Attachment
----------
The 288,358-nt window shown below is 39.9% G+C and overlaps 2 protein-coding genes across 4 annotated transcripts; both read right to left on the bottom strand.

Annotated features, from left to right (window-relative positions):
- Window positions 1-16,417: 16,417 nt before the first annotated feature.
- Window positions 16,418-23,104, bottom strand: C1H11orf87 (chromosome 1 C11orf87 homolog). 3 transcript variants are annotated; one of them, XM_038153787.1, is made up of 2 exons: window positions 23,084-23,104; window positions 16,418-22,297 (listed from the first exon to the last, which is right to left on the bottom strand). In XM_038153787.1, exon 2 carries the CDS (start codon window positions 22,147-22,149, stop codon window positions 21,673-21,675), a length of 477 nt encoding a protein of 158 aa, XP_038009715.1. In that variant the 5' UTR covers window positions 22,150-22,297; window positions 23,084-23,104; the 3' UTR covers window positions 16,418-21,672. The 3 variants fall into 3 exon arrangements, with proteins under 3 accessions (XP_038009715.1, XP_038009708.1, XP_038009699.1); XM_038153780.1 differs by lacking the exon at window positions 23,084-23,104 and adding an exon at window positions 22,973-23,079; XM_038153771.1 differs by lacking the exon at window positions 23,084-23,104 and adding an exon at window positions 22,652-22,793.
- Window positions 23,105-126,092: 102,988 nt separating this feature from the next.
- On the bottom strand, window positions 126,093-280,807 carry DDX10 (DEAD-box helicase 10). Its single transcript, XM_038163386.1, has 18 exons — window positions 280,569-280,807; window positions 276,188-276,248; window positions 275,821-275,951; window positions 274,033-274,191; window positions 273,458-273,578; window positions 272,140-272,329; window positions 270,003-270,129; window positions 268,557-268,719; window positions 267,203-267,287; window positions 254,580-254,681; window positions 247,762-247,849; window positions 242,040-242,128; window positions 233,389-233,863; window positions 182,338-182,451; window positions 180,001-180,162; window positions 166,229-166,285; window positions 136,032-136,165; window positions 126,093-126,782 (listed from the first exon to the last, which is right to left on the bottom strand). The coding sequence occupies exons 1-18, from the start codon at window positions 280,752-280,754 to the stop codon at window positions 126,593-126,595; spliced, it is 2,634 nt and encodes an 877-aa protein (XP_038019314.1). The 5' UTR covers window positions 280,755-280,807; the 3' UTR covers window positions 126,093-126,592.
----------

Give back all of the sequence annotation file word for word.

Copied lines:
The 288,358-nt window shown below is 39.9% G+C and overlaps 2 protein-coding genes across 4 annotated transcripts; both read right to left on the bottom strand.

Annotated features, from left to right (window-relative positions):
- Window positions 1-16,417: 16,417 nt before the first annotated feature.
- Window positions 16,418-23,104, bottom strand: C1H11orf87 (chromosome 1 C11orf87 homolog). 3 transcript variants are annotated; one of them, XM_038153787.1, is made up of 2 exons: window positions 23,084-23,104; window positions 16,418-22,297 (listed from the first exon to the last, which is right to left on the bottom strand). In XM_038153787.1, exon 2 carries the CDS (start codon window positions 22,147-22,149, stop codon window positions 21,673-21,675), a length of 477 nt encoding a protein of 158 aa, XP_038009715.1. In that variant the 5' UTR covers window positions 22,150-22,297; window positions 23,084-23,104; the 3' UTR covers window positions 16,418-21,672. The 3 variants fall into 3 exon arrangements, with proteins under 3 accessions (XP_038009715.1, XP_038009708.1, XP_038009699.1); XM_038153780.1 differs by lacking the exon at window positions 23,084-23,104 and adding an exon at window positions 22,973-23,079; XM_038153771.1 differs by lacking the exon at window positions 23,084-23,104 and adding an exon at window positions 22,652-22,793.
- Window positions 23,105-126,092: 102,988 nt separating this feature from the next.
- On the bottom strand, window positions 126,093-280,807 carry DDX10 (DEAD-box helicase 10). Its single transcript, XM_038163386.1, has 18 exons — window positions 280,569-280,807; window positions 276,188-276,248; window positions 275,821-275,951; window positions 274,033-274,191; window positions 273,458-273,578; window positions 272,140-272,329; window positions 270,003-270,129; window positions 268,557-268,719; window positions 267,203-267,287; window positions 254,580-254,681; window positions 247,762-247,849; window positions 242,040-242,128; window positions 233,389-233,863; window positions 182,338-182,451; window positions 180,001-180,162; window positions 166,229-166,285; window positions 136,032-136,165; window positions 126,093-126,782 (listed from the first exon to the last, which is right to left on the bottom strand). The coding sequence occupies exons 1-18, from the start codon at window positions 280,752-280,754 to the stop codon at window positions 126,593-126,595; spliced, it is 2,634 nt and encodes an 877-aa protein (XP_038019314.1). The 5' UTR covers window positions 280,755-280,807; the 3' UTR covers window positions 126,093-126,592.